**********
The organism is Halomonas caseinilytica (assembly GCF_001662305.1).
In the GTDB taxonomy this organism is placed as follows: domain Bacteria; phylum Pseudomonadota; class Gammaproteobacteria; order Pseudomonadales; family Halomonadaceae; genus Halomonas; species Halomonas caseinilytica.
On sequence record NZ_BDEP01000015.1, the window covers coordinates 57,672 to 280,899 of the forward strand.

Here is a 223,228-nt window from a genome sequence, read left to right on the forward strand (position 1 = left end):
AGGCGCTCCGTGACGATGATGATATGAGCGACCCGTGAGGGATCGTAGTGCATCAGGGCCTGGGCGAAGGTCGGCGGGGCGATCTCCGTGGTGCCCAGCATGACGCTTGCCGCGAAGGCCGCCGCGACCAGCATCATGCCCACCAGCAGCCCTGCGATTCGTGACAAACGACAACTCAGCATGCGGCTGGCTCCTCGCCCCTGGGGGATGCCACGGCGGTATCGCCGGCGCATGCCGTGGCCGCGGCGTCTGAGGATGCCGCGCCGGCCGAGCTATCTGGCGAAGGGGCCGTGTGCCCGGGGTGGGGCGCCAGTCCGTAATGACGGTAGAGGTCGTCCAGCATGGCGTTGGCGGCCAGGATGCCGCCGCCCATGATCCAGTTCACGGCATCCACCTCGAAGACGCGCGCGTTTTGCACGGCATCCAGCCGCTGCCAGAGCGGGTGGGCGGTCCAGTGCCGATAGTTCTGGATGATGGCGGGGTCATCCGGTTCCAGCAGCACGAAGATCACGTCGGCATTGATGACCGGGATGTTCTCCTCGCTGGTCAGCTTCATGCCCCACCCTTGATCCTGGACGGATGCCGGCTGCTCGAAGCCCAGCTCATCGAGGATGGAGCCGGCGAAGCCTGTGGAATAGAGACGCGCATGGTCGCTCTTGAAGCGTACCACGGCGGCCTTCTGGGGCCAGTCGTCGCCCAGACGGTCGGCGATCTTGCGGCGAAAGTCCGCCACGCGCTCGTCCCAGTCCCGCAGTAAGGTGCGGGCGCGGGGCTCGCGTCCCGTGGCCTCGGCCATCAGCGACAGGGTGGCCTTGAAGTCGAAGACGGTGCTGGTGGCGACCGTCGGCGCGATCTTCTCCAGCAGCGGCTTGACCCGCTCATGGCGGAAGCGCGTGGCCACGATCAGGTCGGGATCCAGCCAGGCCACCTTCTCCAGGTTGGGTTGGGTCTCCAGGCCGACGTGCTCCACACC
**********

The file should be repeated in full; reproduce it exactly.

The organism is Halomonas caseinilytica (assembly GCF_001662305.1).
In the GTDB taxonomy this organism is placed as follows: domain Bacteria; phylum Pseudomonadota; class Gammaproteobacteria; order Pseudomonadales; family Halomonadaceae; genus Halomonas; species Halomonas caseinilytica.
On sequence record NZ_BDEP01000015.1, the window covers coordinates 57,672 to 280,899 of the forward strand.

Here is a 223,228-nt window from a genome sequence, read left to right on the forward strand (position 1 = left end):
AGGCGCTCCGTGACGATGATGATATGAGCGACCCGTGAGGGATCGTAGTGCATCAGGGCCTGGGCGAAGGTCGGCGGGGCGATCTCCGTGGTGCCCAGCATGACGCTTGCCGCGAAGGCCGCCGCGACCAGCATCATGCCCACCAGCAGCCCTGCGATTCGTGACAAACGACAACTCAGCATGCGGCTGGCTCCTCGCCCCTGGGGGATGCCACGGCGGTATCGCCGGCGCATGCCGTGGCCGCGGCGTCTGAGGATGCCGCGCCGGCCGAGCTATCTGGCGAAGGGGCCGTGTGCCCGGGGTGGGGCGCCAGTCCGTAATGACGGTAGAGGTCGTCCAGCATGGCGTTGGCGGCCAGGATGCCGCCGCCCATGATCCAGTTCACGGCATCCACCTCGAAGACGCGCGCGTTTTGCACGGCATCCAGCCGCTGCCAGAGCGGGTGGGCGGTCCAGTGCCGATAGTTCTGGATGATGGCGGGGTCATCCGGTTCCAGCAGCACGAAGATCACGTCGGCATTGATGACCGGGATGTTCTCCTCGCTGGTCAGCTTCATGCCCCACCCTTGATCCTGGACGGATGCCGGCTGCTCGAAGCCCAGCTCATCGAGGATGGAGCCGGCGAAGCCTGTGGAATAGAGACGCGCATGGTCGCTCTTGAAGCGTACCACGGCGGCCTTCTGGGGCCAGTCGTCGCCCAGACGGTCGGCGATCTTGCGGCGAAAGTCCGCCACGCGCTCGTCCCAGTCCCGCAGTAAGGTGCGGGCGCGGGGCTCGCGTCCCGTGGCCTCGGCCATCAGCGACAGGGTGGCCTTGAAGTCGAAGACGGTGCTGGTGGCGACCGTCGGCGCGATCTTCTCCAGCAGCGGCTTGACCCGCTCATGGCGGAAGCGCGTGGCCACGATCAGGTCGGGATCCAGCCAGGCCACCTTCTCCAGGTTGGGTTGGGTCTCCAGGCCGACGTGCTCCACACC